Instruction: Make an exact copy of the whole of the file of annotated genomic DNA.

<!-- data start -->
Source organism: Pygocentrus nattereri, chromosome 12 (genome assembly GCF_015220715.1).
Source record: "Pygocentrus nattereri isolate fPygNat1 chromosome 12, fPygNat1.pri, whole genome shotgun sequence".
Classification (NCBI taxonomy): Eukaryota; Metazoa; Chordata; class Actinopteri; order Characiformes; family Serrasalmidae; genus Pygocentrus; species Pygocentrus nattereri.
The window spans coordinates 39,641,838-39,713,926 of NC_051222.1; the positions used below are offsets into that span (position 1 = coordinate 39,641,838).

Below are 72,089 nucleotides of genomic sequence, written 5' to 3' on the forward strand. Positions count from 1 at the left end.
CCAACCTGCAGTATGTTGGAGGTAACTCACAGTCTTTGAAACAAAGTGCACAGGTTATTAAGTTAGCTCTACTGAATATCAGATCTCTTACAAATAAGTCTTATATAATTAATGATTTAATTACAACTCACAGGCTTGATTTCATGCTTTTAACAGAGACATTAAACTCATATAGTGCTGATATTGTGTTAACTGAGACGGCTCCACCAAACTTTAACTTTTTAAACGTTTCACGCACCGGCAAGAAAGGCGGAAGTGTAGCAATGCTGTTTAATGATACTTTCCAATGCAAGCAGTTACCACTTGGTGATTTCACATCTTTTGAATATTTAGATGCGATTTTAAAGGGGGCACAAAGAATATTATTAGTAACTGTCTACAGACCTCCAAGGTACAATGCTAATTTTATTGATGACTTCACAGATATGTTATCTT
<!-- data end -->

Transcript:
Source organism: Pygocentrus nattereri, chromosome 12 (genome assembly GCF_015220715.1).
Source record: "Pygocentrus nattereri isolate fPygNat1 chromosome 12, fPygNat1.pri, whole genome shotgun sequence".
Classification (NCBI taxonomy): Eukaryota; Metazoa; Chordata; class Actinopteri; order Characiformes; family Serrasalmidae; genus Pygocentrus; species Pygocentrus nattereri.
The window spans coordinates 39,641,838-39,713,926 of NC_051222.1; the positions used below are offsets into that span (position 1 = coordinate 39,641,838).

Below are 72,089 nucleotides of genomic sequence, written 5' to 3' on the forward strand. Positions count from 1 at the left end.
CCAACCTGCAGTATGTTGGAGGTAACTCACAGTCTTTGAAACAAAGTGCACAGGTTATTAAGTTAGCTCTACTGAATATCAGATCTCTTACAAATAAGTCTTATATAATTAATGATTTAATTACAACTCACAGGCTTGATTTCATGCTTTTAACAGAGACATTAAACTCATATAGTGCTGATATTGTGTTAACTGAGACGGCTCCACCAAACTTTAACTTTTTAAACGTTTCACGCACCGGCAAGAAAGGCGGAAGTGTAGCAATGCTGTTTAATGATACTTTCCAATGCAAGCAGTTACCACTTGGTGATTTCACATCTTTTGAATATTTAGATGCGATTTTAAAGGGGGCACAAAGAATATTATTAGTAACTGTCTACAGACCTCCAAGGTACAATGCTAATTTTATTGATGACTTCACAGATATGTTATCTT